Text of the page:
In this series, Healthcare Design asks leading healthcare design professionals, firms, and owners to tell us what’s got their attention and share some ideas on the subject.

Anthony J. Haas is president of the American College of Healthcare Architects and a senior principal at WHR Architects (Houston). Here, he shares his thoughts on nurturing the next generation of healthcare architects, international partnerships, and project time management.

1. Young talent

We used to say that we wanted to “grow our replacements” and there is still a certain truth to that. But what we see now is that by opening the door for young talent and giving them responsibility and support, the growing goes both ways. The new generation of healthcare architects has much to teach those of us who have been practicing for years. It’s not just their technological edge; they bring us fresh perspectives, new ways of collaborating, and enviable energy.

2. Taking time

Healthcare architecture is a demanding profession. Projects, especially the smaller ones, want to go fast. We want to keep our clients happy. But sometimes the best thing we can do is to slow down and make sure we’re doing things right. If we take time to listen, to set realistic expectations, and find the best solutions, we will be far more valuable to our clients and, in the end, to the patients and staff who use the facilities we design.

3. International healthcare practice

Several years ago I engaged with a Danish team on a study mission in the U.S. as they prepared for the planned renewal and expansion of their state healthcare system. Since then our firm has opened an office in Copenhagen and we have been involved with international design competitions for new hospitals in the country. While it’s exciting to be helping develop a new international healthcare model and sharing ideas with our partners, identifying the right partners in this new territory can be a challenge. Just as at home, it’s critical to find the right balance of chemistry, shared values, knowledge, and, the often unspoken, politics.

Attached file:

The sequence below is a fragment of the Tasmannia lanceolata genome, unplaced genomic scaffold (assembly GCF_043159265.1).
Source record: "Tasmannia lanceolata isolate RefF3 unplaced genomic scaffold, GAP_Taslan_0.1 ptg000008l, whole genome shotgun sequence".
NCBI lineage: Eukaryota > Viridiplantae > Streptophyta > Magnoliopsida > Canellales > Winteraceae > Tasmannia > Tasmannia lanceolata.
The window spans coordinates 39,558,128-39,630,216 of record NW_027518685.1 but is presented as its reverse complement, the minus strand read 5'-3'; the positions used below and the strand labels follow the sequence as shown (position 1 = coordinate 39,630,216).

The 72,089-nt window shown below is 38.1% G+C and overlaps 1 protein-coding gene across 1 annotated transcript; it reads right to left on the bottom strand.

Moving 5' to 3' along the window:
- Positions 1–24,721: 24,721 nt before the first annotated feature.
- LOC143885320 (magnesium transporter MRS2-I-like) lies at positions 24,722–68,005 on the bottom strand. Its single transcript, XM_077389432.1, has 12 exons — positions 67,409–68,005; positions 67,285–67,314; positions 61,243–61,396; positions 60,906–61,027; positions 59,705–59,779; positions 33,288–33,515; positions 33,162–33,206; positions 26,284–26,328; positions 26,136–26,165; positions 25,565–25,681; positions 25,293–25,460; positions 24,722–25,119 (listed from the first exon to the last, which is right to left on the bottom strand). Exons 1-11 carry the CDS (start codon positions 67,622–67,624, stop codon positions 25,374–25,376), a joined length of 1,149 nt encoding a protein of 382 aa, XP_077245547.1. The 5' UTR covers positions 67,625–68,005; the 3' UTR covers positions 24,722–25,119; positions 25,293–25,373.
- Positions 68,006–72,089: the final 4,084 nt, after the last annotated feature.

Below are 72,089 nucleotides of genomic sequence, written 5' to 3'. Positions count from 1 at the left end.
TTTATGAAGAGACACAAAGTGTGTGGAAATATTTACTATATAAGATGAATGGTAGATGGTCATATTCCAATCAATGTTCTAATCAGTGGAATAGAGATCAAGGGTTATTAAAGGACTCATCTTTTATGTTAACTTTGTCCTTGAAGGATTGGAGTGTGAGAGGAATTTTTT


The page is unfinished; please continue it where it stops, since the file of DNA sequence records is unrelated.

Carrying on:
4. Value in certification

Given my involvement in the American College of Healthcare Architects, I think a lot about the value that ACHA certification brings to our members and how we can demonstrate that value to our clients, regulatory agencies, and healthcare related associations. Beyond challenging our members to achieve their “personal best” in terms of healthcare design knowledge, rigorous certification sets a meaningful standard for those who hire us. A certified architect has committed the time and effort to understand industry issues, trends, and best practices.

5. Partnering on education

Meaningful certification has its corollary in education. The challenge for healthcare architects is to determine where to invest their educational time and resources. We need to set the agenda for value and make sure high-level, high-quality education is available—courses that will help to improve standards, quality, and performance. No single organization can do it all. ACHA is partnering with other professional societies and healthcare programs to provide access to top-notch education.

Anthony J. Haas

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